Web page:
I left and immediately called my sister-in-law, who helped interpret their discovery: “This is not good,” she said.

How High Is Your Colon Cancer Risk? This 1-Minute Quiz Helps You Find Out

Believing I was perfectly healthy to a colorectal cancer diagnosis…in a week

Thankfully I didn’t have to wait two days and my newly assigned nurse navigator called me the next morning. They recommended I come in for blood work, an MRI, and a sigmoidoscopy so they could get a better look at the mass. No one had actually said “cancer” to me yet and I still was hopeful that the mass would be benign—so I showed up to that appointment with a mostly optimistic attitude…and, white pants.

The tests showed elevated cancer markers and I officially knew I had colon cancer: Specifically, I was diagnosed with stage 1a colon cancer.

On September 24, 2021, I underwent rectal resection surgery during which the surgical team removed my entire sigmoid. Because of my concerns about COVID and the isolation that would occur at the hospital, they allowed me to participate in a program where I was discharged home to recover with an iPad next to me. My doctor and a nurse were on call from my fingertips, and they sent an EMT twice a day to check on me.

Returning home gave me the chance to rest, until I heard a noise outside my window in what would become a moment of strength and inspiration: The high school football team, which my husband head coaches, gathered outside my bedroom window and serenaded me with the school’s fight song!

I would need that fighting spirit. Four days later, we got the results of the biopsy taken during the surgery. Out of 30 lymph nodes removed, 17 of them had cancer. My diagnosis changed from stage 1a to 3c in a moment.

6 Silent Symptoms of Colon Cancer You Might Be Missing

From cancer fighter, to survivor, to awareness advocate

After four weeks I’d recovered enough to start the next phase of my cancer treatment. In November 2021 I started six months of chemotherapy. It was brutal, but I was determined not to let it stop me from doing what I love. I knew I had colon cancer, but colon cancer didn’t have me!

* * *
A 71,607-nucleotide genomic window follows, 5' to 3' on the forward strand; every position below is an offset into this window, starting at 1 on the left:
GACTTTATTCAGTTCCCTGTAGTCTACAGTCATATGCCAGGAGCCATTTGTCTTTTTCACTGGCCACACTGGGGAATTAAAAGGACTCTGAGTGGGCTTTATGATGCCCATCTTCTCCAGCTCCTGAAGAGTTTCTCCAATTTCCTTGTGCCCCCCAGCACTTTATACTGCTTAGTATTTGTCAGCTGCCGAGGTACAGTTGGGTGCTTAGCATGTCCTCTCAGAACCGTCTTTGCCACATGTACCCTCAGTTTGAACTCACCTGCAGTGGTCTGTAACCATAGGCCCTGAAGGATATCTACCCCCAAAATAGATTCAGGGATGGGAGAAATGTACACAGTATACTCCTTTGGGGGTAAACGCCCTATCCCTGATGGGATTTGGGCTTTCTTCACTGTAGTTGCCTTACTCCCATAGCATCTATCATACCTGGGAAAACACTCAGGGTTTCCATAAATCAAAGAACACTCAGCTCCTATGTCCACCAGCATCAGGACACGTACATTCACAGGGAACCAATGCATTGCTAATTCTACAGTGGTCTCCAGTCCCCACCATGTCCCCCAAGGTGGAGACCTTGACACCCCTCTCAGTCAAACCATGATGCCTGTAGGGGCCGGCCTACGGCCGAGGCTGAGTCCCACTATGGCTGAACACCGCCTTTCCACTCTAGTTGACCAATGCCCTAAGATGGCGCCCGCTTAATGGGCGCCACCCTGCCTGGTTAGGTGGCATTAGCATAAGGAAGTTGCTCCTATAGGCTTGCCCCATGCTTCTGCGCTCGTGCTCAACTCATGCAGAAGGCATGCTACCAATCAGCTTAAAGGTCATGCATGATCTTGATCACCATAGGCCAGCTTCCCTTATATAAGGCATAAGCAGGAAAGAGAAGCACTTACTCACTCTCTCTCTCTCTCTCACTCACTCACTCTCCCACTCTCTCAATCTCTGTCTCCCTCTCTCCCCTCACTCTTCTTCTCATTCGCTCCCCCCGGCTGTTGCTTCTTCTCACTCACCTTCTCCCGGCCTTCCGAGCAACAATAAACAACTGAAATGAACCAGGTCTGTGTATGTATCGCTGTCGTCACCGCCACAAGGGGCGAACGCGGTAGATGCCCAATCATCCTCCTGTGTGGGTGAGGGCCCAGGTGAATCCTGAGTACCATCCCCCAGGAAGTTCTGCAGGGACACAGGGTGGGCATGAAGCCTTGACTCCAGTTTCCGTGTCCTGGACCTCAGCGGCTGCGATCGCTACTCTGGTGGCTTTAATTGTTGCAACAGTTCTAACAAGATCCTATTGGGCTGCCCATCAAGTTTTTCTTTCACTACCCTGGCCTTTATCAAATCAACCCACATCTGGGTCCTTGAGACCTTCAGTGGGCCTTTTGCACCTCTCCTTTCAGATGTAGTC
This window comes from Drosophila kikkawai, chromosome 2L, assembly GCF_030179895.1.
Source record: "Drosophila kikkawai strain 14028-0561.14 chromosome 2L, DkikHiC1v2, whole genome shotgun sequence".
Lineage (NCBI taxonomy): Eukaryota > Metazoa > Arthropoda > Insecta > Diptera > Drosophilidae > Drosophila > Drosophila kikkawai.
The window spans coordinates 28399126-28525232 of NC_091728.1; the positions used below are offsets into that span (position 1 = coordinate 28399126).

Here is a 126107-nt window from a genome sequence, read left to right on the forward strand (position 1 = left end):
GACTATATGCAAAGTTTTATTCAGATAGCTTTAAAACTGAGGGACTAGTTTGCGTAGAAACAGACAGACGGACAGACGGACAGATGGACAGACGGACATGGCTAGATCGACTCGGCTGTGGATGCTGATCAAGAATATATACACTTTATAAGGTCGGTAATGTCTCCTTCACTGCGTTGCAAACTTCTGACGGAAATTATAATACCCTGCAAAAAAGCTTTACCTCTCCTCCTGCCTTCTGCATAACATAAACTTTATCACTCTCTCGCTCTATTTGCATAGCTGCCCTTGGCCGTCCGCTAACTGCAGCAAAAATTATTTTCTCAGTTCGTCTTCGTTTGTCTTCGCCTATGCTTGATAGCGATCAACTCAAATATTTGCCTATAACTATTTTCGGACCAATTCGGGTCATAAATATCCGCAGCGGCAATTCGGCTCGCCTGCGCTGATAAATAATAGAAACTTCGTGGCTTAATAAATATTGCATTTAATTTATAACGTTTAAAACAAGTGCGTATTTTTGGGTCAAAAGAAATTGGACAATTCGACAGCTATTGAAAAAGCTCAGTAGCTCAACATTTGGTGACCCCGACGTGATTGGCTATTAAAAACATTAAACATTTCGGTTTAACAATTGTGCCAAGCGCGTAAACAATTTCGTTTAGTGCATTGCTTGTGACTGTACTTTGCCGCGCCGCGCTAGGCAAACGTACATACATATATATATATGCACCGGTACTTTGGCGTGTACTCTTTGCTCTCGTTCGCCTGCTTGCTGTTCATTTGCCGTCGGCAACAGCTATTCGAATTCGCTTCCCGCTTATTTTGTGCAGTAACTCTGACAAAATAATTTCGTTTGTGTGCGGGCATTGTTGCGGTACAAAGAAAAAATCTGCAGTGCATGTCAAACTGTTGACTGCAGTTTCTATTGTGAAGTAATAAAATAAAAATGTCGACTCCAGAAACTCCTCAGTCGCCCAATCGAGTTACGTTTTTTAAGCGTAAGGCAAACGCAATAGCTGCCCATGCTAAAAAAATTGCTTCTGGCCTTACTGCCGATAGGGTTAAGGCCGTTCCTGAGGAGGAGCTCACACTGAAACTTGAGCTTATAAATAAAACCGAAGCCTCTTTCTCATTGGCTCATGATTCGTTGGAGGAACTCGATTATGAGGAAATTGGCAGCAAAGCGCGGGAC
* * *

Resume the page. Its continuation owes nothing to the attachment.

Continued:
I continued working at my job, doing in-home visits helping people with diabetes get the care and supplies they need. Talking to those folks, who were fighting their own chronic illness, was so inspiring and uplifting. They cheered me on every step of the way.

Thanks to the support of my loved ones and my amazing medical team, in June 2022 I was declared to be in remission from colon cancer.

Now I have to undergo five years of surveillance, which means blood work and a sigmoidoscopy every three months (I leave the white pants at home!) and a CT scan every six months. I had a mild scare recently in December 2023 when they found a small colon polyp—a possible precursor to colon cancer—but they removed it and found no more signs of cancer.

Since my diagnosis and treatment, I’ve had a lot of time to think and talk about how I knew I had colon cancer. It’s made me realize how many people are unaware of the risks. Too many people assume that they’ll have some telltale sign of colon cancer—like blood in their stool, or abdominal pain—but most people experience no symptoms at all in the early stages. By the time you have those symptoms, the cancer is far more advanced and difficult to treat.

This is why early and timely colon cancer screenings are so important! I hope sharing my story of how I knew I had colon cancer helps spread awareness. I tell everyone to know their risk factors and not to wait to get a colonoscopy. Today I’m still not sure whether my upset stomach after vacation was a symptom, or whether that was a separate issue entirely. But just like my sister-in-law motivated me, in the past year I’ve motivated over 100 people to get their screenings who’ve then found polyps and had them removed.

At-Home Colon Cancer Tests: What Do Doctors Think?

There are no guarantees in life, so make it a good one

Facing my mortality made me realize what was truly important to me, and what I should let go. In the past year I’ve gone back to my childhood home in Hawaii four times, gone on a backpacking expedition with my best friend, spent more time with my friends and family, picked back up with the gym and going on runs. And, I ditched all my toxic makeup, cleaning and household products in favor of healthier options. It’s not about perfection or never getting cancer again—it’s about finding a happy balance between doing what I love and taking care of my health.

I’ve also started a daily gratitude practice. One thing I’m particularly grateful for right now? This opportunity to share my story with people around the world to inspire them to get screened for colon cancer. After you read this, reach out to your doctor to see whether you should be screened.

Stay informed to stay well—subscribe to The Healthy @Reader’s Digest newsletter and follow The Healthy on Facebook and Instagram. Keep reading: